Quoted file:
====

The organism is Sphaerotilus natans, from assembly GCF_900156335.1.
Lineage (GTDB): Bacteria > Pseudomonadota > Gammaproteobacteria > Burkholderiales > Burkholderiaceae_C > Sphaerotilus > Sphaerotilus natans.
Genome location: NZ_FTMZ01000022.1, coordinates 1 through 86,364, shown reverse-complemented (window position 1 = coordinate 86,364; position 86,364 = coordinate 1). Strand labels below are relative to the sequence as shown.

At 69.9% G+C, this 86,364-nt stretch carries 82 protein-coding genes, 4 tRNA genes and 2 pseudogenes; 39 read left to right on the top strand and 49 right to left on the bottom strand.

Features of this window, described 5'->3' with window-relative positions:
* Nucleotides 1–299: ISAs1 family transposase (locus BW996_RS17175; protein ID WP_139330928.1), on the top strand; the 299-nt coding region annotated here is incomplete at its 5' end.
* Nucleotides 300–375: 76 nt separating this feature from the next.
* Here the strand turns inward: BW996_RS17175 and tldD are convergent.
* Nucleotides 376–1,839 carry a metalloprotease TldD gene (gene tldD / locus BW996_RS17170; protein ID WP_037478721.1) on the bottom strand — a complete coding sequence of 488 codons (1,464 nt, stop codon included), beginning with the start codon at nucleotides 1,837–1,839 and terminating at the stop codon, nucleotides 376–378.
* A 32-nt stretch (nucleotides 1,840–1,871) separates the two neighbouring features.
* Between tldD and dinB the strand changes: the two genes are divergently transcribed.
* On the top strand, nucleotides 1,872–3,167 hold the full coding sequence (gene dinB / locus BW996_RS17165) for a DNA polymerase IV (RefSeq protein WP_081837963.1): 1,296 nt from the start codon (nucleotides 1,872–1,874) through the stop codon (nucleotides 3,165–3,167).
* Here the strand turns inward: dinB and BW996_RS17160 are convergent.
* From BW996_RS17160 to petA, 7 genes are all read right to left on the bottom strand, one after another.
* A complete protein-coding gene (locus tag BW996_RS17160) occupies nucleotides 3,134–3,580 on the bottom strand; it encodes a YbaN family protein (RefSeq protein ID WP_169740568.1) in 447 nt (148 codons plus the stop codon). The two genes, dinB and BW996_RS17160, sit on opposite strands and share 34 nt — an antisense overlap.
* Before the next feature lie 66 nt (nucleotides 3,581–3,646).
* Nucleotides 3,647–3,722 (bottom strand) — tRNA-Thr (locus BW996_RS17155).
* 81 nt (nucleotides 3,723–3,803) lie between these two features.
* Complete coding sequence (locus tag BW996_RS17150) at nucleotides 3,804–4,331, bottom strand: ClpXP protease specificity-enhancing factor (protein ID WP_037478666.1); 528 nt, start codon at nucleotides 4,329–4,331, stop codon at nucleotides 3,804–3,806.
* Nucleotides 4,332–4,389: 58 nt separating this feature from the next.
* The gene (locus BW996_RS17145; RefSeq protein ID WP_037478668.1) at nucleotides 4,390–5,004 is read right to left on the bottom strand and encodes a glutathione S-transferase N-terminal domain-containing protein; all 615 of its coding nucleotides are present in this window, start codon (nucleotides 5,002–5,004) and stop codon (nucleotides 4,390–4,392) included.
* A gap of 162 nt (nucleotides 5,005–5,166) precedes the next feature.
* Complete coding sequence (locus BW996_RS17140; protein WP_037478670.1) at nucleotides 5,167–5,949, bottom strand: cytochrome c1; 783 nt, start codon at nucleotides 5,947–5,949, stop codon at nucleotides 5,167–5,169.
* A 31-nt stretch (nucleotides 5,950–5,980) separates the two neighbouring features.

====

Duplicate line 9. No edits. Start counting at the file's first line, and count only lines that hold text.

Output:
* Nucleotides 376–1,839 carry a metalloprotease TldD gene (gene tldD / locus BW996_RS17170; protein ID WP_037478721.1) on the bottom strand — a complete coding sequence of 488 codons (1,464 nt, stop codon included), beginning with the start codon at nucleotides 1,837–1,839 and terminating at the stop codon, nucleotides 376–378.